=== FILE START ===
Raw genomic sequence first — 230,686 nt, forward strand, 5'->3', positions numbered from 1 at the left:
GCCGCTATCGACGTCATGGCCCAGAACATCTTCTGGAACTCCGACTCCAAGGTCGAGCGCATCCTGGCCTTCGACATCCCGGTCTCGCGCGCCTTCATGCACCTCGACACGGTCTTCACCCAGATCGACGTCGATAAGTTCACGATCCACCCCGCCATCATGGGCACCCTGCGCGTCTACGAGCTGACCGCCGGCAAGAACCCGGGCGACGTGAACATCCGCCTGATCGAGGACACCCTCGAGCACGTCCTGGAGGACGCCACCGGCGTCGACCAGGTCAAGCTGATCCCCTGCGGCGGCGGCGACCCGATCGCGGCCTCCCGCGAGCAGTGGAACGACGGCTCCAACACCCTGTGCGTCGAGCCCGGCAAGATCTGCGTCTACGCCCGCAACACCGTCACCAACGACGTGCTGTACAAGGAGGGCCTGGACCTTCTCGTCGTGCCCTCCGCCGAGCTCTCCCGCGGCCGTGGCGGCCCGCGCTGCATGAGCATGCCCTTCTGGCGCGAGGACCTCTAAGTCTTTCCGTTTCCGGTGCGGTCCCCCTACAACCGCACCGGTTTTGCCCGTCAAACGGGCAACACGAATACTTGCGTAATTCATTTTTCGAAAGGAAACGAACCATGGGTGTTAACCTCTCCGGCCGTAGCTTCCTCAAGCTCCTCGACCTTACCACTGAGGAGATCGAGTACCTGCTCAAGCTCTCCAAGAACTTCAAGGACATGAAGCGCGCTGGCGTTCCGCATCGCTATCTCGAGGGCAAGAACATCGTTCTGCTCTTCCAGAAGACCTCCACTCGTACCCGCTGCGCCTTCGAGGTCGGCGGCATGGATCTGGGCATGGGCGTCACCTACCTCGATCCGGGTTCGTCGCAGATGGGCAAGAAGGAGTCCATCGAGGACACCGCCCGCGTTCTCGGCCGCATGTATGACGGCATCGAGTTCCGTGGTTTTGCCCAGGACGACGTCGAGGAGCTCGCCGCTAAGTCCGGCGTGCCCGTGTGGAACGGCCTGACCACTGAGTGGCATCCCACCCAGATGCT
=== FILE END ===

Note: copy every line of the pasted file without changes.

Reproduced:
Raw genomic sequence first — 230,686 nt, forward strand, 5'->3', positions numbered from 1 at the left:
GCCGCTATCGACGTCATGGCCCAGAACATCTTCTGGAACTCCGACTCCAAGGTCGAGCGCATCCTGGCCTTCGACATCCCGGTCTCGCGCGCCTTCATGCACCTCGACACGGTCTTCACCCAGATCGACGTCGATAAGTTCACGATCCACCCCGCCATCATGGGCACCCTGCGCGTCTACGAGCTGACCGCCGGCAAGAACCCGGGCGACGTGAACATCCGCCTGATCGAGGACACCCTCGAGCACGTCCTGGAGGACGCCACCGGCGTCGACCAGGTCAAGCTGATCCCCTGCGGCGGCGGCGACCCGATCGCGGCCTCCCGCGAGCAGTGGAACGACGGCTCCAACACCCTGTGCGTCGAGCCCGGCAAGATCTGCGTCTACGCCCGCAACACCGTCACCAACGACGTGCTGTACAAGGAGGGCCTGGACCTTCTCGTCGTGCCCTCCGCCGAGCTCTCCCGCGGCCGTGGCGGCCCGCGCTGCATGAGCATGCCCTTCTGGCGCGAGGACCTCTAAGTCTTTCCGTTTCCGGTGCGGTCCCCCTACAACCGCACCGGTTTTGCCCGTCAAACGGGCAACACGAATACTTGCGTAATTCATTTTTCGAAAGGAAACGAACCATGGGTGTTAACCTCTCCGGCCGTAGCTTCCTCAAGCTCCTCGACCTTACCACTGAGGAGATCGAGTACCTGCTCAAGCTCTCCAAGAACTTCAAGGACATGAAGCGCGCTGGCGTTCCGCATCGCTATCTCGAGGGCAAGAACATCGTTCTGCTCTTCCAGAAGACCTCCACTCGTACCCGCTGCGCCTTCGAGGTCGGCGGCATGGATCTGGGCATGGGCGTCACCTACCTCGATCCGGGTTCGTCGCAGATGGGCAAGAAGGAGTCCATCGAGGACACCGCCCGCGTTCTCGGCCGCATGTATGACGGCATCGAGTTCCGTGGTTTTGCCCAGGACGACGTCGAGGAGCTCGCCGCTAAGTCCGGCGTGCCCGTGTGGAACGGCCTGACCACTGAGTGGCATCCCACCCAGATGCT